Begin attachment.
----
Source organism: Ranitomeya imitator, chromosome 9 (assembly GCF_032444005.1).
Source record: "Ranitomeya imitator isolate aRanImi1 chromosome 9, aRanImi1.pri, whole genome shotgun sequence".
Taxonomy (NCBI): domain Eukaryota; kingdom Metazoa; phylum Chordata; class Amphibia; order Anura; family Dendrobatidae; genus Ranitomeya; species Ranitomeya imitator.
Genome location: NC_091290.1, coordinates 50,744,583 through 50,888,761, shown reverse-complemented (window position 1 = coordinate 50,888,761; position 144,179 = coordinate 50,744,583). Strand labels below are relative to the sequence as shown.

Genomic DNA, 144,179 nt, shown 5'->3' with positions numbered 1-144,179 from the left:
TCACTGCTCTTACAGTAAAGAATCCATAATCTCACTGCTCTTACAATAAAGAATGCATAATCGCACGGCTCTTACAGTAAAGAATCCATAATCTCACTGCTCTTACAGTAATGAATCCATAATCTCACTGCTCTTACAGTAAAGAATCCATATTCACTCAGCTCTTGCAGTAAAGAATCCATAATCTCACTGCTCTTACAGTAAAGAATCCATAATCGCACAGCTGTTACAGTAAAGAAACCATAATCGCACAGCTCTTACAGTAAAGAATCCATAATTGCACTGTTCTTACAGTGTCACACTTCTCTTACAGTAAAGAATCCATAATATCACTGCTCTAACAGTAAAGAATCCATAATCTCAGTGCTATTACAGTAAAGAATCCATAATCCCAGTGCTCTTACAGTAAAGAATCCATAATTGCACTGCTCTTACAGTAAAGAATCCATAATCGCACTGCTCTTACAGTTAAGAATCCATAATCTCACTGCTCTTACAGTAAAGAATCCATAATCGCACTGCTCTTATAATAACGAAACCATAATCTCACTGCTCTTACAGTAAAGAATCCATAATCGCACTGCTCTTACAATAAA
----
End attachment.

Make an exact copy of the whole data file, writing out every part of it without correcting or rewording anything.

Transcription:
Source organism: Ranitomeya imitator, chromosome 9 (assembly GCF_032444005.1).
Source record: "Ranitomeya imitator isolate aRanImi1 chromosome 9, aRanImi1.pri, whole genome shotgun sequence".
Taxonomy (NCBI): domain Eukaryota; kingdom Metazoa; phylum Chordata; class Amphibia; order Anura; family Dendrobatidae; genus Ranitomeya; species Ranitomeya imitator.
Genome location: NC_091290.1, coordinates 50,744,583 through 50,888,761, shown reverse-complemented (window position 1 = coordinate 50,888,761; position 144,179 = coordinate 50,744,583). Strand labels below are relative to the sequence as shown.

Genomic DNA, 144,179 nt, shown 5'->3' with positions numbered 1-144,179 from the left:
TCACTGCTCTTACAGTAAAGAATCCATAATCTCACTGCTCTTACAATAAAGAATGCATAATCGCACGGCTCTTACAGTAAAGAATCCATAATCTCACTGCTCTTACAGTAATGAATCCATAATCTCACTGCTCTTACAGTAAAGAATCCATATTCACTCAGCTCTTGCAGTAAAGAATCCATAATCTCACTGCTCTTACAGTAAAGAATCCATAATCGCACAGCTGTTACAGTAAAGAAACCATAATCGCACAGCTCTTACAGTAAAGAATCCATAATTGCACTGTTCTTACAGTGTCACACTTCTCTTACAGTAAAGAATCCATAATATCACTGCTCTAACAGTAAAGAATCCATAATCTCAGTGCTATTACAGTAAAGAATCCATAATCCCAGTGCTCTTACAGTAAAGAATCCATAATTGCACTGCTCTTACAGTAAAGAATCCATAATCGCACTGCTCTTACAGTTAAGAATCCATAATCTCACTGCTCTTACAGTAAAGAATCCATAATCGCACTGCTCTTATAATAACGAAACCATAATCTCACTGCTCTTACAGTAAAGAATCCATAATCGCACTGCTCTTACAATAAA